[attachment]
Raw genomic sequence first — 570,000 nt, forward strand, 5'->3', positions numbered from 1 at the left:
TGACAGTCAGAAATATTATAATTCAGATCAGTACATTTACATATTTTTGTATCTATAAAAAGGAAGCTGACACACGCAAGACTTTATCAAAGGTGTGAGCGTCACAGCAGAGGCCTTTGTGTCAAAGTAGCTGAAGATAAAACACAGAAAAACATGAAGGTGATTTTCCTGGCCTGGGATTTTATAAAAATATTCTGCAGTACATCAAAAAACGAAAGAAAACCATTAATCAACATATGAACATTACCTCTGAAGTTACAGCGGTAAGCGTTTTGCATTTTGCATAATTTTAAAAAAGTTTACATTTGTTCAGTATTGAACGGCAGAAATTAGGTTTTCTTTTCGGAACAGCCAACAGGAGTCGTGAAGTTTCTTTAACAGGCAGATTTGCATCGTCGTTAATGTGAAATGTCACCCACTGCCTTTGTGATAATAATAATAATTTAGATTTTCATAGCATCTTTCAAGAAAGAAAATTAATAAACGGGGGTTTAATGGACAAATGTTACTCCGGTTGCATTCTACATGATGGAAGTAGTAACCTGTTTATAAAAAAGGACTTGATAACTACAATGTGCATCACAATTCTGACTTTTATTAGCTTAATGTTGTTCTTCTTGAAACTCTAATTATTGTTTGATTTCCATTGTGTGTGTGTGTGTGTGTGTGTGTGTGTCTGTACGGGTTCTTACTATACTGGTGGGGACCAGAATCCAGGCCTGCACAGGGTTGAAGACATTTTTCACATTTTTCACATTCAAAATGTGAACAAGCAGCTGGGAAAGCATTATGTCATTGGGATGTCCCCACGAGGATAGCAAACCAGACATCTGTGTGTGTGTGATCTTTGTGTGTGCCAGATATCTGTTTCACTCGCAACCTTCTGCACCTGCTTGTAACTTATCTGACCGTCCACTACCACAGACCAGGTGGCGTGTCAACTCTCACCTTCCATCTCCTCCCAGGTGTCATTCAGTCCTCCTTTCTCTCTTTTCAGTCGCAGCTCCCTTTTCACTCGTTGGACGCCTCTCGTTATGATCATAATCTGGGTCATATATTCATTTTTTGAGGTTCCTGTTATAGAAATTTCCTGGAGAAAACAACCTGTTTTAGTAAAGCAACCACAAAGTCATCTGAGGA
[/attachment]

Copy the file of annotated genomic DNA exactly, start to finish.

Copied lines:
Raw genomic sequence first — 570,000 nt, forward strand, 5'->3', positions numbered from 1 at the left:
TGACAGTCAGAAATATTATAATTCAGATCAGTACATTTACATATTTTTGTATCTATAAAAAGGAAGCTGACACACGCAAGACTTTATCAAAGGTGTGAGCGTCACAGCAGAGGCCTTTGTGTCAAAGTAGCTGAAGATAAAACACAGAAAAACATGAAGGTGATTTTCCTGGCCTGGGATTTTATAAAAATATTCTGCAGTACATCAAAAAACGAAAGAAAACCATTAATCAACATATGAACATTACCTCTGAAGTTACAGCGGTAAGCGTTTTGCATTTTGCATAATTTTAAAAAAGTTTACATTTGTTCAGTATTGAACGGCAGAAATTAGGTTTTCTTTTCGGAACAGCCAACAGGAGTCGTGAAGTTTCTTTAACAGGCAGATTTGCATCGTCGTTAATGTGAAATGTCACCCACTGCCTTTGTGATAATAATAATAATTTAGATTTTCATAGCATCTTTCAAGAAAGAAAATTAATAAACGGGGGTTTAATGGACAAATGTTACTCCGGTTGCATTCTACATGATGGAAGTAGTAACCTGTTTATAAAAAAGGACTTGATAACTACAATGTGCATCACAATTCTGACTTTTATTAGCTTAATGTTGTTCTTCTTGAAACTCTAATTATTGTTTGATTTCCATTGTGTGTGTGTGTGTGTGTGTGTGTGTGTCTGTACGGGTTCTTACTATACTGGTGGGGACCAGAATCCAGGCCTGCACAGGGTTGAAGACATTTTTCACATTTTTCACATTCAAAATGTGAACAAGCAGCTGGGAAAGCATTATGTCATTGGGATGTCCCCACGAGGATAGCAAACCAGACATCTGTGTGTGTGTGATCTTTGTGTGTGCCAGATATCTGTTTCACTCGCAACCTTCTGCACCTGCTTGTAACTTATCTGACCGTCCACTACCACAGACCAGGTGGCGTGTCAACTCTCACCTTCCATCTCCTCCCAGGTGTCATTCAGTCCTCCTTTCTCTCTTTTCAGTCGCAGCTCCCTTTTCACTCGTTGGACGCCTCTCGTTATGATCATAATCTGGGTCATATATTCATTTTTTGAGGTTCCTGTTATAGAAATTTCCTGGAGAAAACAACCTGTTTTAGTAAAGCAACCACAAAGTCATCTGAGGA